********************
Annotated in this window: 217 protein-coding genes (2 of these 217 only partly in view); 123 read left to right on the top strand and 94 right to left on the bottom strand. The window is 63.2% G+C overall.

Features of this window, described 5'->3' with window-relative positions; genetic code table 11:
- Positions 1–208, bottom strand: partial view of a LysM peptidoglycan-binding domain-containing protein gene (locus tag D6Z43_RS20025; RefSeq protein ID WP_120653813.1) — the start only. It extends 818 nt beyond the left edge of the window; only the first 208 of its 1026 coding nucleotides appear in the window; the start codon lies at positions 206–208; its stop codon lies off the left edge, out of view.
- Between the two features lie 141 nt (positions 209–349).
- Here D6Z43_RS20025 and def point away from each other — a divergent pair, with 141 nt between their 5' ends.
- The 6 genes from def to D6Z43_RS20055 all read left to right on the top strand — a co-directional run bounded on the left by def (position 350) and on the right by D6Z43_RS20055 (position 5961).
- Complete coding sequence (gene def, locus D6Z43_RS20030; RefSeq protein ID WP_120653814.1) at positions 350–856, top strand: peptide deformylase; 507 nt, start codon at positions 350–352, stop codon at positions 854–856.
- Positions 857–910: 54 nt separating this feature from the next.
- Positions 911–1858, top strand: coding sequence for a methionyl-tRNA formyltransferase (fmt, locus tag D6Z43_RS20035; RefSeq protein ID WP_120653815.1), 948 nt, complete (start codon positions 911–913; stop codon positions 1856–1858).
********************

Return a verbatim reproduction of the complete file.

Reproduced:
Annotated in this window: 217 protein-coding genes (2 of these 217 only partly in view); 123 read left to right on the top strand and 94 right to left on the bottom strand. The window is 63.2% G+C overall.

Features of this window, described 5'->3' with window-relative positions; genetic code table 11:
- Positions 1–208, bottom strand: partial view of a LysM peptidoglycan-binding domain-containing protein gene (locus tag D6Z43_RS20025; RefSeq protein ID WP_120653813.1) — the start only. It extends 818 nt beyond the left edge of the window; only the first 208 of its 1026 coding nucleotides appear in the window; the start codon lies at positions 206–208; its stop codon lies off the left edge, out of view.
- Between the two features lie 141 nt (positions 209–349).
- Here D6Z43_RS20025 and def point away from each other — a divergent pair, with 141 nt between their 5' ends.
- The 6 genes from def to D6Z43_RS20055 all read left to right on the top strand — a co-directional run bounded on the left by def (position 350) and on the right by D6Z43_RS20055 (position 5961).
- Complete coding sequence (gene def, locus D6Z43_RS20030; RefSeq protein ID WP_120653814.1) at positions 350–856, top strand: peptide deformylase; 507 nt, start codon at positions 350–352, stop codon at positions 854–856.
- Positions 857–910: 54 nt separating this feature from the next.
- Positions 911–1858, top strand: coding sequence for a methionyl-tRNA formyltransferase (fmt, locus tag D6Z43_RS20035; RefSeq protein ID WP_120653815.1), 948 nt, complete (start codon positions 911–913; stop codon positions 1856–1858).